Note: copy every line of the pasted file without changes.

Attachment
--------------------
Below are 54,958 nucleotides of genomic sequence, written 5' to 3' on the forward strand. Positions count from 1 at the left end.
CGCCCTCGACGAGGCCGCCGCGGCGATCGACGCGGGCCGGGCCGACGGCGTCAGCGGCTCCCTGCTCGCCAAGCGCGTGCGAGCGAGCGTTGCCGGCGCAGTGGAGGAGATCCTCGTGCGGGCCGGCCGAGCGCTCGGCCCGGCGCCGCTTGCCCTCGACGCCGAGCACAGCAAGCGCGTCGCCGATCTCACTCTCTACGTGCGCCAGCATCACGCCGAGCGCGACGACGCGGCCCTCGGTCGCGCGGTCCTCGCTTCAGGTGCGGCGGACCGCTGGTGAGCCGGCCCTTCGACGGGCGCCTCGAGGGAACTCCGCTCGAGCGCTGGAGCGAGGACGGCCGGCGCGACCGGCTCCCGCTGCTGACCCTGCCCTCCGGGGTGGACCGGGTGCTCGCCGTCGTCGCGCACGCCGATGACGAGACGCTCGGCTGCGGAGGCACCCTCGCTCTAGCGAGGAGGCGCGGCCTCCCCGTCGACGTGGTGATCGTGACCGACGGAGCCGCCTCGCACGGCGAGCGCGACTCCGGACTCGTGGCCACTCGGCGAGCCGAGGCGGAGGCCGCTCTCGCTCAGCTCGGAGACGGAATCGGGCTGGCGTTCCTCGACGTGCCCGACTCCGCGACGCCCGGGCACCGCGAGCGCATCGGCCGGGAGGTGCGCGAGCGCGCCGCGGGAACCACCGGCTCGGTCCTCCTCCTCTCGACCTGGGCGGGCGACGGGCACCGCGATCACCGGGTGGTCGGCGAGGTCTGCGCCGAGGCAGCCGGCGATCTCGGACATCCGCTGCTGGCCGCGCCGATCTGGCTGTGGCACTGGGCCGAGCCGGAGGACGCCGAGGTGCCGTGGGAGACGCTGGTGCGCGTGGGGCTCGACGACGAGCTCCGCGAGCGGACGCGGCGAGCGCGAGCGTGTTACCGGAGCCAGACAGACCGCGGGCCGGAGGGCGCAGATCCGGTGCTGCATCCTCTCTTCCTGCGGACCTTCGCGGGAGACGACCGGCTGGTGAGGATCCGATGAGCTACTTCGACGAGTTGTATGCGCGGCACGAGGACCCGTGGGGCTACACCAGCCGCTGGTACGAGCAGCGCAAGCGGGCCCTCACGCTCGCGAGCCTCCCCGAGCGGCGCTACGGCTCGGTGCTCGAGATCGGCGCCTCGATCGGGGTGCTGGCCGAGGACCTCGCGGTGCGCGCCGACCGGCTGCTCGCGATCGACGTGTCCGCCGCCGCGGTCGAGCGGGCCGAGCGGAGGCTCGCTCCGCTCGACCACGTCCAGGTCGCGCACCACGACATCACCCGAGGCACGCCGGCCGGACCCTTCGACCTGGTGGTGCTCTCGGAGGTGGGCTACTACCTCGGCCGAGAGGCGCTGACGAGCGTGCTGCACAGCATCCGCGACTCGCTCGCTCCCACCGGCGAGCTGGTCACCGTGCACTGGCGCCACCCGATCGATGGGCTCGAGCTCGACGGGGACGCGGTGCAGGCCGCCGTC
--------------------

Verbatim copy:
Below are 54,958 nucleotides of genomic sequence, written 5' to 3' on the forward strand. Positions count from 1 at the left end.
CGCCCTCGACGAGGCCGCCGCGGCGATCGACGCGGGCCGGGCCGACGGCGTCAGCGGCTCCCTGCTCGCCAAGCGCGTGCGAGCGAGCGTTGCCGGCGCAGTGGAGGAGATCCTCGTGCGGGCCGGCCGAGCGCTCGGCCCGGCGCCGCTTGCCCTCGACGCCGAGCACAGCAAGCGCGTCGCCGATCTCACTCTCTACGTGCGCCAGCATCACGCCGAGCGCGACGACGCGGCCCTCGGTCGCGCGGTCCTCGCTTCAGGTGCGGCGGACCGCTGGTGAGCCGGCCCTTCGACGGGCGCCTCGAGGGAACTCCGCTCGAGCGCTGGAGCGAGGACGGCCGGCGCGACCGGCTCCCGCTGCTGACCCTGCCCTCCGGGGTGGACCGGGTGCTCGCCGTCGTCGCGCACGCCGATGACGAGACGCTCGGCTGCGGAGGCACCCTCGCTCTAGCGAGGAGGCGCGGCCTCCCCGTCGACGTGGTGATCGTGACCGACGGAGCCGCCTCGCACGGCGAGCGCGACTCCGGACTCGTGGCCACTCGGCGAGCCGAGGCGGAGGCCGCTCTCGCTCAGCTCGGAGACGGAATCGGGCTGGCGTTCCTCGACGTGCCCGACTCCGCGACGCCCGGGCACCGCGAGCGCATCGGCCGGGAGGTGCGCGAGCGCGCCGCGGGAACCACCGGCTCGGTCCTCCTCCTCTCGACCTGGGCGGGCGACGGGCACCGCGATCACCGGGTGGTCGGCGAGGTCTGCGCCGAGGCAGCCGGCGATCTCGGACATCCGCTGCTGGCCGCGCCGATCTGGCTGTGGCACTGGGCCGAGCCGGAGGACGCCGAGGTGCCGTGGGAGACGCTGGTGCGCGTGGGGCTCGACGACGAGCTCCGCGAGCGGACGCGGCGAGCGCGAGCGTGTTACCGGAGCCAGACAGACCGCGGGCCGGAGGGCGCAGATCCGGTGCTGCATCCTCTCTTCCTGCGGACCTTCGCGGGAGACGACCGGCTGGTGAGGATCCGATGAGCTACTTCGACGAGTTGTATGCGCGGCACGAGGACCCGTGGGGCTACACCAGCCGCTGGTACGAGCAGCGCAAGCGGGCCCTCACGCTCGCGAGCCTCCCCGAGCGGCGCTACGGCTCGGTGCTCGAGATCGGCGCCTCGATCGGGGTGCTGGCCGAGGACCTCGCGGTGCGCGCCGACCGGCTGCTCGCGATCGACGTGTCCGCCGCCGCGGTCGAGCGGGCCGAGCGGAGGCTCGCTCCGCTCGACCACGTCCAGGTCGCGCACCACGACATCACCCGAGGCACGCCGGCCGGACCCTTCGACCTGGTGGTGCTCTCGGAGGTGGGCTACTACCTCGGCCGAGAGGCGCTGACGAGCGTGCTGCACAGCATCCGCGACTCGCTCGCTCCCACCGGCGAGCTGGTCACCGTGCACTGGCGCCACCCGATCGATGGGCTCGAGCTCGACGGGGACGCGGTGCAGGCCGCCGTC